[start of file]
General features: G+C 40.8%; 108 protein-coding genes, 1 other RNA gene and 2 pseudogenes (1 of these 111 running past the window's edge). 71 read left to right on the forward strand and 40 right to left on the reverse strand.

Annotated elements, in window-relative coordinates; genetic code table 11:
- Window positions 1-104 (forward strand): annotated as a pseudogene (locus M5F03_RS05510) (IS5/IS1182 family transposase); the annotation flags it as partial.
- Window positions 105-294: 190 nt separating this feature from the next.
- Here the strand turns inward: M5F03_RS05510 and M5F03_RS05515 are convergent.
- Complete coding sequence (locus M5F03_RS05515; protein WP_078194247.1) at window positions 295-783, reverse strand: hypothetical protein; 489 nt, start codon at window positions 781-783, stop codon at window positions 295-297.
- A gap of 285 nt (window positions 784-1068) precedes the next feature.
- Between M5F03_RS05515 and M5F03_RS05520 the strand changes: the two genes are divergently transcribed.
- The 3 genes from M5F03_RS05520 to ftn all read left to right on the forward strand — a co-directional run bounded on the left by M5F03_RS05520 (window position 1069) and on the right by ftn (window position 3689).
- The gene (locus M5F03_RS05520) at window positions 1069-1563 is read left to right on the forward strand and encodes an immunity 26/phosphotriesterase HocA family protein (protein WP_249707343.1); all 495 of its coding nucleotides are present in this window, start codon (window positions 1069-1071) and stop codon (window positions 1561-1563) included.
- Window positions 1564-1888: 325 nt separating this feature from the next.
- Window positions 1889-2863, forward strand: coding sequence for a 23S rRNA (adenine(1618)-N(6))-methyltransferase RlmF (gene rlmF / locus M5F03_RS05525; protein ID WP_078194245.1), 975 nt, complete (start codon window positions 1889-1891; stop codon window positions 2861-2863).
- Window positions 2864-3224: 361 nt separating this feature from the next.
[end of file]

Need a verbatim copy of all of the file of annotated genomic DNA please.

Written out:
General features: G+C 40.8%; 108 protein-coding genes, 1 other RNA gene and 2 pseudogenes (1 of these 111 running past the window's edge). 71 read left to right on the forward strand and 40 right to left on the reverse strand.

Annotated elements, in window-relative coordinates; genetic code table 11:
- Window positions 1-104 (forward strand): annotated as a pseudogene (locus M5F03_RS05510) (IS5/IS1182 family transposase); the annotation flags it as partial.
- Window positions 105-294: 190 nt separating this feature from the next.
- Here the strand turns inward: M5F03_RS05510 and M5F03_RS05515 are convergent.
- Complete coding sequence (locus M5F03_RS05515; protein WP_078194247.1) at window positions 295-783, reverse strand: hypothetical protein; 489 nt, start codon at window positions 781-783, stop codon at window positions 295-297.
- A gap of 285 nt (window positions 784-1068) precedes the next feature.
- Between M5F03_RS05515 and M5F03_RS05520 the strand changes: the two genes are divergently transcribed.
- The 3 genes from M5F03_RS05520 to ftn all read left to right on the forward strand — a co-directional run bounded on the left by M5F03_RS05520 (window position 1069) and on the right by ftn (window position 3689).
- The gene (locus M5F03_RS05520) at window positions 1069-1563 is read left to right on the forward strand and encodes an immunity 26/phosphotriesterase HocA family protein (protein WP_249707343.1); all 495 of its coding nucleotides are present in this window, start codon (window positions 1069-1071) and stop codon (window positions 1561-1563) included.
- Window positions 1564-1888: 325 nt separating this feature from the next.
- Window positions 1889-2863, forward strand: coding sequence for a 23S rRNA (adenine(1618)-N(6))-methyltransferase RlmF (gene rlmF / locus M5F03_RS05525; protein ID WP_078194245.1), 975 nt, complete (start codon window positions 1889-1891; stop codon window positions 2861-2863).
- Window positions 2864-3224: 361 nt separating this feature from the next.